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Published in Mint on 1 September, 2015, Written by Abhishek Bondia
I have two-wheeler insurance. Can I cancel my policy midway? If so, how do I go about doing it? Is there anything I should keep in mind?
—Nidhi Ghoshal

You can cancel the policy mid-term. However, cancelling the policy can be expensive. The insurer will refund the premium on a short-period scale. In effect, you would be charged more than the proportionate period for which you utilised the policy.
In case the reason for cancellation is selling the vehicle, then you can transfer the insurance to the buyer of the vehicle. A nominal fee is charged for transfer of insurance along with pro-rata recovery of no-claim bonus from the date of transfer till the policy expiry date. Transfer of ownership in comprehensive policies has to be implemented within 14 days from date of transfer.
How do I decide the amount of travel insurance I require while travelling abroad? Does the insurance company decide it?
—Ravi Kumar

The amount of coverage in a travel insurance is decided by you. Most insurers offer several sub-plans under travel insurance. You can choose any of these. These options differ in terms of the sub-limits of the extensions. A typical travel insurance will have 8-12 extensions. Travel insurance excludes costs incurred due to pre-existing diseases. However, some insurers now offer a restricted cover if you have a medical emergency from a pre-existing disease. For instance, if someone has suffered a second heart attack.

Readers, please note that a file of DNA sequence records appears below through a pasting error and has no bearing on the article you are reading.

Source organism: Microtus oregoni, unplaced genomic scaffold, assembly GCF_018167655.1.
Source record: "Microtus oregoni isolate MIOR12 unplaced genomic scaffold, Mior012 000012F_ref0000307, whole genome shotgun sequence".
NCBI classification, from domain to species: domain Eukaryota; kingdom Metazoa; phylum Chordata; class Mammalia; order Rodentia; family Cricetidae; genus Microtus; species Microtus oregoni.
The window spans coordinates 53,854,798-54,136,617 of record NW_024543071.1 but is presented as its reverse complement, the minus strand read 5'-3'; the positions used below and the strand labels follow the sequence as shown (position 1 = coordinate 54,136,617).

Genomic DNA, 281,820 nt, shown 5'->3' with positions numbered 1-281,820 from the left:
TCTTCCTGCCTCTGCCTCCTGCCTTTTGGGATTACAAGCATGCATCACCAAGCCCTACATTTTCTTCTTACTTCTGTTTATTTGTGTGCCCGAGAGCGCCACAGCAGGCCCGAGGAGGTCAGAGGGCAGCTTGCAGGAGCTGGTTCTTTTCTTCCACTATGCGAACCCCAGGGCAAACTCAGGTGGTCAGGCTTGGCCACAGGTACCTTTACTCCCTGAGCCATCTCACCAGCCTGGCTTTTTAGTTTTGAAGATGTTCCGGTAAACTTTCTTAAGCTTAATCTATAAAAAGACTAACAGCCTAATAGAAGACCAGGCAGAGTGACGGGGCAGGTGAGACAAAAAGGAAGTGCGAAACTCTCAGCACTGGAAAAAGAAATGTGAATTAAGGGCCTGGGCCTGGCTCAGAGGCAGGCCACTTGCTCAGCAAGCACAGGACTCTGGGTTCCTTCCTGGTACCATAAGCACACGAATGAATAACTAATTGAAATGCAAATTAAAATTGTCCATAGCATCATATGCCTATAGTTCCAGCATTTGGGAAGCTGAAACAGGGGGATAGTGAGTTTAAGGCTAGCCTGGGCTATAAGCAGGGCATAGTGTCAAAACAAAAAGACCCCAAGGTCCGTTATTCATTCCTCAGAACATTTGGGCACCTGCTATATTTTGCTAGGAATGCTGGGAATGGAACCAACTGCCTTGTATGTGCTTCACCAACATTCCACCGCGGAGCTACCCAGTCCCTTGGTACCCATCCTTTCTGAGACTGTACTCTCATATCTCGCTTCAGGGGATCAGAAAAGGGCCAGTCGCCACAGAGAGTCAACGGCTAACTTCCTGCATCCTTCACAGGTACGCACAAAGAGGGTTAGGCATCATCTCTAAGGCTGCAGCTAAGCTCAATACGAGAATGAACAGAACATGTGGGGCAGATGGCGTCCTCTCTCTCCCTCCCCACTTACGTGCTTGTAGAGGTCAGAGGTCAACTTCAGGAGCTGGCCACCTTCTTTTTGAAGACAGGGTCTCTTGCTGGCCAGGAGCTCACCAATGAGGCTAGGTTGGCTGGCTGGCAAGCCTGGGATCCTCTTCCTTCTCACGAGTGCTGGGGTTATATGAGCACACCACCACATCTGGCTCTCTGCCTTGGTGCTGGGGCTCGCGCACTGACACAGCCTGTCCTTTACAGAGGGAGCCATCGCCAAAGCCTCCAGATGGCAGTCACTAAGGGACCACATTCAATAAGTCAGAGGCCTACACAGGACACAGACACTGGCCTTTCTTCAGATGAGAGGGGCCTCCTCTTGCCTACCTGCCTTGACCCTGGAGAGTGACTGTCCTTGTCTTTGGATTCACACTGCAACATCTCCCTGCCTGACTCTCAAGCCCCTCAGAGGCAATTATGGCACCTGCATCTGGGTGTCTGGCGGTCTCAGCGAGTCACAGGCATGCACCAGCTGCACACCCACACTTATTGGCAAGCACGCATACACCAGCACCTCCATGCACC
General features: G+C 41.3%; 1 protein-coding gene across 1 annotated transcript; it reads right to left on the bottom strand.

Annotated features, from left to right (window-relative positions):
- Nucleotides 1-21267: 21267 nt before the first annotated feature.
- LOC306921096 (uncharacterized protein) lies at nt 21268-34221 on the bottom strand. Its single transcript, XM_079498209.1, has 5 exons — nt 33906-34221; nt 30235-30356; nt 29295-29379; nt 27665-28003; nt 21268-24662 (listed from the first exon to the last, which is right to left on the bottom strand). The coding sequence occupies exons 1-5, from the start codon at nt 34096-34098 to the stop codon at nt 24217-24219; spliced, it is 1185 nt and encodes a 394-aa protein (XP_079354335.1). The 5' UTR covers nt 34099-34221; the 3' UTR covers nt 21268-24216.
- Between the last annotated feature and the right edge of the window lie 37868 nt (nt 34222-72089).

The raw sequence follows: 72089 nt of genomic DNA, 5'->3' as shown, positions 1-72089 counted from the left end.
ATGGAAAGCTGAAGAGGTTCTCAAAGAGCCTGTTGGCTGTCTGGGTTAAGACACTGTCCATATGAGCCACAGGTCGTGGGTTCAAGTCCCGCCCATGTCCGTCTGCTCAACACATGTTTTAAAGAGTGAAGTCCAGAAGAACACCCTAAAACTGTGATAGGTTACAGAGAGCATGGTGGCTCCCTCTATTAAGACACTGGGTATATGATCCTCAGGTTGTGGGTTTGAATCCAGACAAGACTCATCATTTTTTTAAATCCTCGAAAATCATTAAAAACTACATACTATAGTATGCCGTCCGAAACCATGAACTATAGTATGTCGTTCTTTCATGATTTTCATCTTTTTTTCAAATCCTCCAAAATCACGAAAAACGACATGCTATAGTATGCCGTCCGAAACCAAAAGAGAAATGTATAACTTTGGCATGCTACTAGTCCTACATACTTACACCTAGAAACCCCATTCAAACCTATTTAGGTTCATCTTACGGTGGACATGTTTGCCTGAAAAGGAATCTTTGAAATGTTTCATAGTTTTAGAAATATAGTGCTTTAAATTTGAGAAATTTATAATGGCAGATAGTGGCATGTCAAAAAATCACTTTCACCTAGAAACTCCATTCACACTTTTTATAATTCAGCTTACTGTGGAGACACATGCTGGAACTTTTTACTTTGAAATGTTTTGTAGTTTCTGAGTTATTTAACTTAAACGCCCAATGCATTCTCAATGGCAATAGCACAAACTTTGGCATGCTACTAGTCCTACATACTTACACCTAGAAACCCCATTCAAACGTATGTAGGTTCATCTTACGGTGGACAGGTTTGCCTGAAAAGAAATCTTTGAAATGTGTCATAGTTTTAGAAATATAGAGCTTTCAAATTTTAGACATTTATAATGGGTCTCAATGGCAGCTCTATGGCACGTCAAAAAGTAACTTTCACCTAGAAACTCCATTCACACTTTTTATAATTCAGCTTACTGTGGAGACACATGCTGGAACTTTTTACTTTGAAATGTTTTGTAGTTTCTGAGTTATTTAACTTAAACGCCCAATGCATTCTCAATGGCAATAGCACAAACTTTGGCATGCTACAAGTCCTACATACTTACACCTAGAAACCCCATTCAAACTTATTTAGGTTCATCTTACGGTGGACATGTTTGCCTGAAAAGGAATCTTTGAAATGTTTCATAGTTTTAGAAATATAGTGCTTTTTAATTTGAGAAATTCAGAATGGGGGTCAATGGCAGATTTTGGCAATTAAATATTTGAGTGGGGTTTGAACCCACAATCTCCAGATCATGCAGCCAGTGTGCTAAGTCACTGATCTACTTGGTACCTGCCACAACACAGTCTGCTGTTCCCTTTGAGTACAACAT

You should decide on the sum assured based on your current health and expected medical costs in the other country. Costs in the US and Canada are extremely high, whereas in Asia it is more affordable.
Is there any waiting period during which my expenses will not be settled in case of a medical contingency?
—Shankar Nandagopal

A typical medical insurance has three kinds of waiting periods—initial, disease-specific, and for pre-existing disease. Under the initial waiting period, most insurers do not entertain any claims except accidental cases. The initial waiting period is generally 30 days, and with some insurers it goes up to 90 days. Disease-specific waiting period excludes named diseases for a few years. The time period can vary from one to four years. These are generally high frequency diseases such as cataract, hernia, and knee replacement, which can be planned. Finally, the pre-existing disease waiting period excludes any disease that was pre-existing before the policy was in place. Diseases that are the outcome of a pre-existing condition are also excluded. For example, if hypertension is pre-existing, insurers would reject a bypass surgery within the pre-existing waiting period. Pre-existing waiting period is generally for four years, with a few plans having one- and two-year pre-existing disease waiting period as well.